The Law Society recently called on the Legal Services Board (LSB) to ensure its three-year strategy and 2021-2022 business plan highlighted access to justice, regulatory stability and support for a strong, independent and diverse profession in order to maintain public confidence and aid recovery of the sector post-pandemic. 


David Greene

The LSB’s strategy identifies nine challenges, which reflect many of the Law Society’s priorities, such as diversity and inclusion within the profession, promoting access to justice and enhancing technology and innovation in the sector.

However, we believe the strategy must pay greater attention to the economic recovery of the legal sector and the crisis in the justice system, which has been severely under-funded for many years and impacts clients and wider public confidence.

The challenges facing many parts of the profession at the moment cannot be underestimated, including a difficult economic climate, rising business costs and Brexit.

Rather than ‘re-shaping’ legal services and the regulatory landscape, we encourage the LSB to focus its strategy on keeping the wheels of justice system turning by ensuring regulatory stability, which will, in turn, help the sector recover, serve clients and uphold the rule of law.

The Law Society has recommended the LSB:

  • focuses on the biggest challenges: access to justice, fair outcomes for disadvantaged people, a diverse and inclusive profession, high quality legal services, strong ethics, innovation and technology
  • strikes a better balance across its regulatory objectives – by doing more to encourage an independent, strong and effective legal profession and to protect and promote the public interest, which is vital during a time of economic and social upheaval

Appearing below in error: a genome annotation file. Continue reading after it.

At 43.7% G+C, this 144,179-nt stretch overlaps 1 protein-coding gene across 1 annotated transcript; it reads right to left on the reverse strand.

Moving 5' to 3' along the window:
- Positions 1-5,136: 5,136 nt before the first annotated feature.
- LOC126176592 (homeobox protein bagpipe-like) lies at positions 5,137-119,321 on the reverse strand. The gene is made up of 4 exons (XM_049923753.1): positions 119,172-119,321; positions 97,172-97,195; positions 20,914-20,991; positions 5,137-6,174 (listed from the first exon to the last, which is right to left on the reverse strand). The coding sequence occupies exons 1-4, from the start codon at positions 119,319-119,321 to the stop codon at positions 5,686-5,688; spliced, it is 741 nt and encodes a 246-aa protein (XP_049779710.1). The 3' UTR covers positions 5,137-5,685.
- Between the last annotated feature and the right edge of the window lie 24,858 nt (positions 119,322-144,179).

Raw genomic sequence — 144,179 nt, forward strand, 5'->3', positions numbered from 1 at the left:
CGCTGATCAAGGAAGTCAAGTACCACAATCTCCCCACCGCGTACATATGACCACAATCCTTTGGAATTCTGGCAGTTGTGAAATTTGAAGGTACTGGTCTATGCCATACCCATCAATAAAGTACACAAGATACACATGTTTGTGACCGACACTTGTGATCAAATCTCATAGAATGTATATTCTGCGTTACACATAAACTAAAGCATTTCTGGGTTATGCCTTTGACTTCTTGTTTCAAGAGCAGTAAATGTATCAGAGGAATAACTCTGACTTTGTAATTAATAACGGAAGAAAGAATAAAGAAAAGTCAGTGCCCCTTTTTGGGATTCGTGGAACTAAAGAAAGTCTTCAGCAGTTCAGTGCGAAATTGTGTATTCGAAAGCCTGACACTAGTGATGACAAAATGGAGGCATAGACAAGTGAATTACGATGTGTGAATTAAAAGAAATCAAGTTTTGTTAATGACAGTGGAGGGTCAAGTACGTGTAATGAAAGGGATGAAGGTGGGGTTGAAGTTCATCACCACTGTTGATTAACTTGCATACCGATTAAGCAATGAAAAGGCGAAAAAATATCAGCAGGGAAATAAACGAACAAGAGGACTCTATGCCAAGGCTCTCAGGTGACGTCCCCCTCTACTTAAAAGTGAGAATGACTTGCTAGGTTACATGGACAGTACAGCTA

• does more to adhere to its core statutory role by overseeing regulators’ performance and ensuring high professional standards, clearly articulating how it can add value to avoid duplication
  • focuses on impact – the LSB should identify key performance indicators and impact measures against which it can be measured

The LSB is proposing a strategy for the whole sector and its success will rely on the collective efforts and actions of many stakeholders, with the profession playing a pivotal role in its delivery.

In this vein, it will be important for the LSB to provide clarity where its role begins and ends, and how its oversight function can add value, to ensure transparency and accountability.

The Law Society has an important role to play in driving progress on these issues, in particular by promoting access to justice, advancing diversity and inclusion in the profession and facilitating the adoption of innovation and technology in the sector.

We have significant ongoing work programmes in these areas. Earlier this week, we joined the #10000BlackInterns initiative, which aims to offer paid work experience across over twenty sectors – including the law – to create a sustainable cycle of mentorship and sponsorship for the Black community.

Our Achieving Change Together programme also seeks to bring senior lawyers together to share and promote practical experience to drive out inequality.

After years of arguing that changes to regulation will not fix the crisis in access to justice, we are delighted that the LSB has recognised and promotes the need for public funding of legal aid to address this issue.

We also have ongoing work into the role of lawtech and technology in the profession. In 2019, we published a report – Technology, Access to Justice and the Rule of Law – which found that with the right support from government, technology can be the key to unlocking access to justice innovation.

We look forward to working with the LSB in the coming months to ensure justice, the profession and the public are protected during this unsettling time.


David Greene is Law Society president